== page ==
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Large Intestine and

Defecation

Bagian Fisiologi
Fakultas Kedokteran Unsoed
Objectives

1. Describe the functions of the colon


2. Describe the feces formation
3. Explain the defecation mechanism
4. Describe secretion in the large intestine
5. Describe absorption in the GI tract
Anatomy of the Large Intestine

 About 1.5 m (5 ft) long


 Extends from the ileum to the anus.
 It is attached to the posterior abdominal
wall by its mesocolon
Histologic :
 4 layer
 absortive cell and goblet cells
 No plicae and villi
 Taenia colitonic contractionhaustra
Functions of the Colon

 Absorptionof water
and electrolytes

 Storage of fecal
matter
Mechanical Digestion in the Large Intestine

 Normally, the valve of ileocecal spincter remains partially closed


 Immediately after a meala gastroileal reflex intensifies
peristalsis in the ileum and forces any chyme into the cecum.
 The hormone gastrin relaxes the sphincter.
 The chyme moves through the small intestine at a fairly constant
rate the time required for a meal to pass into the colon
determined by gastric emptying time
Extrinsic reflex of the GI tract
 Gastrocolic reflex: presence of food and
peristaltic in stomachincreased mass
movementsreach rectumurge to
defecate
 Gastroileal reflex: distention of
stomachintensifies peristalsis in the
ileum and forces any chyme into the
cecum
 Enterogastric reflex: distention of
duodenumdecrease motility and
secretion of the stomach
Secretions of the Large Intestine

 Crypts of Lieberkuhn, but no  Mucus in the large intestines


villi  Protects intestinal wall against
 Mainly mucous cells excoriation
 Mucus  Adherent medium for fecal particles
 Bicarbonate ions  Protects wall from bacterial activity
 Regulated by tactile (within the feces)
stimulation and local  Provides barrier against acidity
reflexes to the mucous cells
Large intestine motility

 Haustral churning (haustration): the haustra remain relaxed and become


distended while they fill up--->when the distension reaches a certain point--
->the walls contract and squeeze the contents into the next haustrum.

 Peristalsis: at a slower rate (3–12 contractions per minute)

 Mass movements
Mass Movements
 a strong peristaltic wave that begins at about the middle of the
transverse colonquickly drives the contents of the colon into the
rectum.
 Mass movements occur 3-4x/day, during or immediately after a meal
 Series of mass movements persists for 10-30 min
 When a mass of feces is forced into the rectum, there is a desire to
defecate
 Mass movements also initiated by irritation in the colon
(e.g. ulcerative colitis)
Movement of the Colon
Chemical Digestion in the Large Intestine

 The final stage of digestion occurs in the colon through the activity of bacteria
 Mucus secreted by the glands, but no enzymes are secreted.
 Chyme is prepared for elimination by the action of bacteria: by fermentation any
remaining carbohydrates and release hydrogen, carbon dioxide, and methane
gases.
 Bacteria also convert any remaining proteins to amino acids and break down the
amino acids into simpler substances---> indole, skatole, hydrogen sulfide, and
fatty acids.

The commensal bacteria in the intestine benefit the host by helping in vitamin
synthesis, digestive absorbance, and by acting as a barrier against pathogenic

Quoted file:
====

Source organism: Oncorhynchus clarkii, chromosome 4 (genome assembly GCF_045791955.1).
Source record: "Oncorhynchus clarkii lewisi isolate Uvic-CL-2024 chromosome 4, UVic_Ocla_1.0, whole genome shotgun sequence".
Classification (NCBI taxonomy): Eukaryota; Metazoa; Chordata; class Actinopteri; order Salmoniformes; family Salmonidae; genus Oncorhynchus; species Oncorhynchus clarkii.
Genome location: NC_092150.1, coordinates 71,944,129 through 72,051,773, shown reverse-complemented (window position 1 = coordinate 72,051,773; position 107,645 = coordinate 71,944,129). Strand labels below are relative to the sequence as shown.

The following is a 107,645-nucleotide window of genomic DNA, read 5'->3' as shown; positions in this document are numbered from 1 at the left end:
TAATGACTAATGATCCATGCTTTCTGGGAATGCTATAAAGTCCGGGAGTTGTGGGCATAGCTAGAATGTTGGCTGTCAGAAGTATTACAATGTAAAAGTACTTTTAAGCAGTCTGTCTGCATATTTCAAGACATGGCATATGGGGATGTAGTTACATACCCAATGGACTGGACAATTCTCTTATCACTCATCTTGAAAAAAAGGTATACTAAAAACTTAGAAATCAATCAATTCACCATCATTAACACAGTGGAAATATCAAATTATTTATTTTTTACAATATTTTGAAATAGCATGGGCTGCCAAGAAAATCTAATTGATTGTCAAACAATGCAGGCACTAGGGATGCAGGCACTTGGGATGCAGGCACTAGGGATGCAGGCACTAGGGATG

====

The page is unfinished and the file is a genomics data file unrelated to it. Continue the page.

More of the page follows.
bacteria
Chemical Digestion in the Large Intestine

 Indole and skatole


-some is eliminated in the feces and contributes to their odor;
-the rest is absorbed and transported to the liver-->converted to less toxic
compoundsexcreted in the urine.
 Bacteria also decompose bilirubin to simpler pigments, including
stercobilin, which gives feces their brown color.
 Bacterial products that are absorbed in the colon include several
vitamins needed for normal metabolism, among them some B vitamins
and vitamin K
Absorption in the Large Intestine

 Absorption of sodium and chloride


 Most of the water and creates an osmotic gradient for
electrolytes in chyme absorption of water
that enters the colon is
absorbed
 Can absorb 5-8 liters of fluid and
electrolytes daily
 Active absorption of
sodium, creating a  Aldosterone greatly potentiates
gradient for absorption sodium absorption
of chloride
Feces Formation

 By the time chyme has remained in the large intestine 3–10 hours, it
has become solid or semisolid because of water absorption and is now
called feces.
 Feces consist of:
1. Water
2. Inorganic salts
3. Sloughed-off epithelial cells from the mucosa of GI tract
4. Bacteria
5. Products of bacterial decomposition
6. Unabsorbed digested materials
7. Indigestible parts of food.
Defecation

 When mass movement forces feces into the rectum


 Immediate desire to defecate
 Reflex contraction of rectrum
 Relaxation of internal anal sphincter

 Approx. 80 to 200 mL of fecal matter


expelled daily
Defecation

 Internalanal sphincter
(circular smooth
muscle,enteric neurons,
involuntary control)

 External anal sphincter


(striated voluntary muscle)
 Controlled
by pudendal
nerve (somatic NS)
 Voluntary control
Mader, 5th edition
Defecation
 Stretch receptor detect distension of the rectum
 Signals transmitted into sacral spinal cord
 Reflex back to descending colon, sigmoid, rectum and anus (pelvic
nerves)
 Intensify peristalisis
 Relax internal anal sphincter
 Relaxation of the external anal sphincter is voluntary--> defecation
can be postponed.
 If postponed: back to sigmoid
Defecation

 Taking deep breath


 Closure of glottis
 Contraction of abdominal wall muscles
 Relaxation and movement of pelvis floor downward
 Longitudinal muscles contractshorten the rectum
 pushes the walls of the sigmoid colon and rectum inward
Stoolchart
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